Count a pair of former Blackshirts in the camp that are bullish on Frost's Huskers in Year 2
It's that special time of year when we all opine about how well teams will perform once toe eventually meets leather later this month. Considering Scott Frost took UCF from a middling season to an undefeated one in two years prompts us all to wonder if something similar is in store for Nebraska.
A recent survey of Athlon Sports editors and yours truly made it clear we expect a major rebound by the Huskers. But if you don't care what pundits think and are a Nebraska fan, have no fear. I've corralled two former Blackshirt cornerbacks to get their takes.
Ralph Brown (1996-99) and Bryan Wilson (2006-07) were both kind enough to give some of their time as we gathered what they think about the program as it is today. Both felt the momentum the Huskers had built with their 4-2 finish in 2018 was huge for Frost's second year. Brown also pointed out their close losses should only fuel them further.
"You come off that and you don't go to a bowl game. Now there's hunger, there's anger, there's a lot of frustration and you carry that over into this season. They've got a chip on their shoulder." Wilson's idea of momentum came from familiarity with who the team is working with. There's been no turnover, changes in scheme or different messages. As a result, major development can occur.
We took a moment to use a more unique metric. If the season opener versus South Alabama was canceled as it was last year and the Huskers traveled to Colorado for their first game, would they win?
Wilson saw this as a likely proposition considering the Huskers were still in the game until the very end against the Buffaloes last year. Things didn't play out in their favor and Laviska Shenault impressed, including snagging the game-winning touchdown pass. Despite Boulder being a difficult place to play due to the altitude, he felt it would still be a winnable game one for the Big Red.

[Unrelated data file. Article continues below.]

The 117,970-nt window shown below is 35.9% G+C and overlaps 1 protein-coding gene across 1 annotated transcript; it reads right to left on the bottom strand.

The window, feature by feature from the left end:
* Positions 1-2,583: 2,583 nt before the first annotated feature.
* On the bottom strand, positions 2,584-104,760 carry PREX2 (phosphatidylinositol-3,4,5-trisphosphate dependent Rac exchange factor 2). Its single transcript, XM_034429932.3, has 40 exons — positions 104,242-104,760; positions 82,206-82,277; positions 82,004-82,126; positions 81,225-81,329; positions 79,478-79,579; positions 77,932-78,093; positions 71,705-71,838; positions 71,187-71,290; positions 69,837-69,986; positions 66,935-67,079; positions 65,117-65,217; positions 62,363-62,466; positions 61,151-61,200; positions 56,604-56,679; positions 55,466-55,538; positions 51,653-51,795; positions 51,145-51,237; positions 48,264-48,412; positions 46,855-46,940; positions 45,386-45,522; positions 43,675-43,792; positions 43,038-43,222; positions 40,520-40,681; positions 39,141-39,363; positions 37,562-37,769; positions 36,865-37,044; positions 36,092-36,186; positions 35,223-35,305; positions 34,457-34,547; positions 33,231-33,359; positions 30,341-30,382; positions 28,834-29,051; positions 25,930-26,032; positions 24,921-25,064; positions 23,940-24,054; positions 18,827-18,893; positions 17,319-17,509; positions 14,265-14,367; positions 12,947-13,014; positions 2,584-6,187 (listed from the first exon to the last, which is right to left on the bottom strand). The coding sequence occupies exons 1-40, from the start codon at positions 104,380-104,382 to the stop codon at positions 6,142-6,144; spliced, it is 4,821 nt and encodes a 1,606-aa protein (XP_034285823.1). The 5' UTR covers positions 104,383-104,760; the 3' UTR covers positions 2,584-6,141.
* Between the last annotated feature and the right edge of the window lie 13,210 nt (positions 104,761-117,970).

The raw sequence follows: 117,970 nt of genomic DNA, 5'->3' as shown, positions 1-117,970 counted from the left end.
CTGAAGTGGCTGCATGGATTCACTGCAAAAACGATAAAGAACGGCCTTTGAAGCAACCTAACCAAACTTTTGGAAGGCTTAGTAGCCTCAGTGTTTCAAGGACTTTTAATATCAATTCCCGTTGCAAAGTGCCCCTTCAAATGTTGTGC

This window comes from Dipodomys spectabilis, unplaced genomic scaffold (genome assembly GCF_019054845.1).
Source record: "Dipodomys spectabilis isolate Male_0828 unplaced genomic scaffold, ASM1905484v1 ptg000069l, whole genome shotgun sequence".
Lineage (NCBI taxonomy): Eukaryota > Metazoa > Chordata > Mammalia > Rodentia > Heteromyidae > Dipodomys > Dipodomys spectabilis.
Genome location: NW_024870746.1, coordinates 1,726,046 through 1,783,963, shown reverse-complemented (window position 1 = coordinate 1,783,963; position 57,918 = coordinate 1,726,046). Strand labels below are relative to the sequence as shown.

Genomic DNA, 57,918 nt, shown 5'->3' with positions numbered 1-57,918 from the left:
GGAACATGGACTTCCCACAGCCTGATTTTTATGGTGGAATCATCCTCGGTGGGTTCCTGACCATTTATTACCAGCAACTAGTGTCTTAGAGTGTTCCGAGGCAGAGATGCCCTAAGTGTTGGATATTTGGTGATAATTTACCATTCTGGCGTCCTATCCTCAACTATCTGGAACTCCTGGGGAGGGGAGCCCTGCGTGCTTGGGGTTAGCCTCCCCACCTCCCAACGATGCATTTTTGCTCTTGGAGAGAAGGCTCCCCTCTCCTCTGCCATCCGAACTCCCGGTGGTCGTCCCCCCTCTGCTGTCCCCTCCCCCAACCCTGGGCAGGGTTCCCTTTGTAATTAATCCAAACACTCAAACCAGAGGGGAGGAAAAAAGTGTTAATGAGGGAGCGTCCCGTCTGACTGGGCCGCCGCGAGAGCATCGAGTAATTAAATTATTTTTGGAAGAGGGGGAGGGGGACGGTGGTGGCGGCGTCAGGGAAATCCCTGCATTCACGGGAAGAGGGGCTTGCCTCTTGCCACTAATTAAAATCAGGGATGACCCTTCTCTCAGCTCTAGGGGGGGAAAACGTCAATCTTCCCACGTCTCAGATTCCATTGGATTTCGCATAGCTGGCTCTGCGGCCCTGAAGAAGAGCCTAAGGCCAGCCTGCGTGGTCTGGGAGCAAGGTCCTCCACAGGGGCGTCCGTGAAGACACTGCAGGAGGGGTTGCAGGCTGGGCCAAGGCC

Brown agreed, saying this is a different team from the one that started 2018. He also recalls a similar situation during his college years.
"You can't replace what an athlete or team feels when they feel they should've beaten an opponent the first time. That happened to us in 1999 against Texas. We felt like we should've beat them the first time then we played them again in the Big 12 Championship Game and whipped them."
They echoed each other more when discussing what Nebraska's offense might look like in year two of the Frost era. Naturally, Adrian Martinez, Maurice Washington, and Wan'Dale Robinson were early mentions, but the condition of the Big Red's linemen also impressed Wilson.
"I think the offensive line will be a lot better being with Greg [Austin] for another year. From seeing pictures, they're looking bigger and thicker, but you don't see bellies hanging out. Just well put together bodies."
As former defenders at the college level, they see countering a more experienced attack by Frost as a tall task. Both men clarified it should be successful because there's so much to handle from all over the field.